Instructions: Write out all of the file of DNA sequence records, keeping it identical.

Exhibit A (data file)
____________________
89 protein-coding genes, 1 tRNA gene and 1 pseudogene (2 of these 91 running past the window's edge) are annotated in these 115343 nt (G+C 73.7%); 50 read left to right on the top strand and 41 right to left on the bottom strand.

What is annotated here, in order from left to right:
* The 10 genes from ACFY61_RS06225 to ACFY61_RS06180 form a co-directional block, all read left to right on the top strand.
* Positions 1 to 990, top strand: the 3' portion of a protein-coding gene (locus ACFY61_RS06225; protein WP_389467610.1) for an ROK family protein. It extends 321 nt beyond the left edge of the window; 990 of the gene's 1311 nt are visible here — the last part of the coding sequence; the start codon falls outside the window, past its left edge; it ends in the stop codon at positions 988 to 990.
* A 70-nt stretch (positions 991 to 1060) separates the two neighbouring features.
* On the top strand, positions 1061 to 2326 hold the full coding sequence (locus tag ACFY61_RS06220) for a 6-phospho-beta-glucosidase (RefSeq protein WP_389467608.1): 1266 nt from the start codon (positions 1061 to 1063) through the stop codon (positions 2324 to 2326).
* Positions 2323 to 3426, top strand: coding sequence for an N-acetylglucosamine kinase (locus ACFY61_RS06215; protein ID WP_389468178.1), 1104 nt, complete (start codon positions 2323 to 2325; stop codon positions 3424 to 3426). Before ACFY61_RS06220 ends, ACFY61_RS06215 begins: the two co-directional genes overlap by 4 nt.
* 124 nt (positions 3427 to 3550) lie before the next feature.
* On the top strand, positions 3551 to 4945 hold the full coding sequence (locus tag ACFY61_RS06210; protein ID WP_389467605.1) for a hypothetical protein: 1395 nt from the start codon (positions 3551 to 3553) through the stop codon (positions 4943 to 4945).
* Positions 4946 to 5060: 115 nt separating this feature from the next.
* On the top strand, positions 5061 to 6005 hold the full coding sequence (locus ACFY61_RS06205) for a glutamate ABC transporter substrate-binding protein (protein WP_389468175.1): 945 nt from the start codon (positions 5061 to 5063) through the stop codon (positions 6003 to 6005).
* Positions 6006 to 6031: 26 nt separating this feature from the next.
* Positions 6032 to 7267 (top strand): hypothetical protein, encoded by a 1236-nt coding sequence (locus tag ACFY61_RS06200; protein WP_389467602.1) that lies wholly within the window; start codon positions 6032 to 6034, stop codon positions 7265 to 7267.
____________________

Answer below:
89 protein-coding genes, 1 tRNA gene and 1 pseudogene (2 of these 91 running past the window's edge) are annotated in these 115343 nt (G+C 73.7%); 50 read left to right on the top strand and 41 right to left on the bottom strand.

What is annotated here, in order from left to right:
* The 10 genes from ACFY61_RS06225 to ACFY61_RS06180 form a co-directional block, all read left to right on the top strand.
* Positions 1 to 990, top strand: the 3' portion of a protein-coding gene (locus ACFY61_RS06225; protein WP_389467610.1) for an ROK family protein. It extends 321 nt beyond the left edge of the window; 990 of the gene's 1311 nt are visible here — the last part of the coding sequence; the start codon falls outside the window, past its left edge; it ends in the stop codon at positions 988 to 990.
* A 70-nt stretch (positions 991 to 1060) separates the two neighbouring features.
* On the top strand, positions 1061 to 2326 hold the full coding sequence (locus tag ACFY61_RS06220) for a 6-phospho-beta-glucosidase (RefSeq protein WP_389467608.1): 1266 nt from the start codon (positions 1061 to 1063) through the stop codon (positions 2324 to 2326).
* Positions 2323 to 3426, top strand: coding sequence for an N-acetylglucosamine kinase (locus ACFY61_RS06215; protein ID WP_389468178.1), 1104 nt, complete (start codon positions 2323 to 2325; stop codon positions 3424 to 3426). Before ACFY61_RS06220 ends, ACFY61_RS06215 begins: the two co-directional genes overlap by 4 nt.
* 124 nt (positions 3427 to 3550) lie before the next feature.
* On the top strand, positions 3551 to 4945 hold the full coding sequence (locus tag ACFY61_RS06210; protein ID WP_389467605.1) for a hypothetical protein: 1395 nt from the start codon (positions 3551 to 3553) through the stop codon (positions 4943 to 4945).
* Positions 4946 to 5060: 115 nt separating this feature from the next.
* On the top strand, positions 5061 to 6005 hold the full coding sequence (locus ACFY61_RS06205) for a glutamate ABC transporter substrate-binding protein (protein WP_389468175.1): 945 nt from the start codon (positions 5061 to 5063) through the stop codon (positions 6003 to 6005).
* Positions 6006 to 6031: 26 nt separating this feature from the next.
* Positions 6032 to 7267 (top strand): hypothetical protein, encoded by a 1236-nt coding sequence (locus tag ACFY61_RS06200; protein WP_389467602.1) that lies wholly within the window; start codon positions 6032 to 6034, stop codon positions 7265 to 7267.